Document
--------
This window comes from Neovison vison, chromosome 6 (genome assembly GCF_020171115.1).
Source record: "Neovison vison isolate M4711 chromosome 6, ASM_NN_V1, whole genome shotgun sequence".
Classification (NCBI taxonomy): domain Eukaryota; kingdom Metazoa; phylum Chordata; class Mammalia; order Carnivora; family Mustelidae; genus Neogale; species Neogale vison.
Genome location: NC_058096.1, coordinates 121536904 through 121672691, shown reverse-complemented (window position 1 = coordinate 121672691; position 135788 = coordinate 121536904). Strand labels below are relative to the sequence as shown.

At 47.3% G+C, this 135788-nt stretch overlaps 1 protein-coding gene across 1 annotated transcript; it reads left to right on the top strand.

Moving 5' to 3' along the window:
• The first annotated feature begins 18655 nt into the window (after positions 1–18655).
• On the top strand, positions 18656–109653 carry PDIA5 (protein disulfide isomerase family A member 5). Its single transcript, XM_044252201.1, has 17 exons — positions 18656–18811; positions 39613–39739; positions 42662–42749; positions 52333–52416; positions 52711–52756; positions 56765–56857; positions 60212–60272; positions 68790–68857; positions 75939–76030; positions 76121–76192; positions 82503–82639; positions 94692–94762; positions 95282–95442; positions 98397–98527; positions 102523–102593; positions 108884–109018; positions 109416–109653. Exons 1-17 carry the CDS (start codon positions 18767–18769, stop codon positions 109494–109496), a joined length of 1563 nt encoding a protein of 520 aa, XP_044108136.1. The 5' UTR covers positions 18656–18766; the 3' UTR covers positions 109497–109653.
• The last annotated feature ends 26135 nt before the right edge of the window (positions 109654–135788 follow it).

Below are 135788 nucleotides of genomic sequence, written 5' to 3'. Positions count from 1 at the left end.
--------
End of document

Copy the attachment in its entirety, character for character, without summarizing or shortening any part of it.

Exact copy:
This window comes from Neovison vison, chromosome 6 (genome assembly GCF_020171115.1).
Source record: "Neovison vison isolate M4711 chromosome 6, ASM_NN_V1, whole genome shotgun sequence".
Classification (NCBI taxonomy): domain Eukaryota; kingdom Metazoa; phylum Chordata; class Mammalia; order Carnivora; family Mustelidae; genus Neogale; species Neogale vison.
Genome location: NC_058096.1, coordinates 121536904 through 121672691, shown reverse-complemented (window position 1 = coordinate 121672691; position 135788 = coordinate 121536904). Strand labels below are relative to the sequence as shown.

At 47.3% G+C, this 135788-nt stretch overlaps 1 protein-coding gene across 1 annotated transcript; it reads left to right on the top strand.

Moving 5' to 3' along the window:
• The first annotated feature begins 18655 nt into the window (after positions 1–18655).
• On the top strand, positions 18656–109653 carry PDIA5 (protein disulfide isomerase family A member 5). Its single transcript, XM_044252201.1, has 17 exons — positions 18656–18811; positions 39613–39739; positions 42662–42749; positions 52333–52416; positions 52711–52756; positions 56765–56857; positions 60212–60272; positions 68790–68857; positions 75939–76030; positions 76121–76192; positions 82503–82639; positions 94692–94762; positions 95282–95442; positions 98397–98527; positions 102523–102593; positions 108884–109018; positions 109416–109653. Exons 1-17 carry the CDS (start codon positions 18767–18769, stop codon positions 109494–109496), a joined length of 1563 nt encoding a protein of 520 aa, XP_044108136.1. The 5' UTR covers positions 18656–18766; the 3' UTR covers positions 109497–109653.
• The last annotated feature ends 26135 nt before the right edge of the window (positions 109654–135788 follow it).

Below are 135788 nucleotides of genomic sequence, written 5' to 3'. Positions count from 1 at the left end.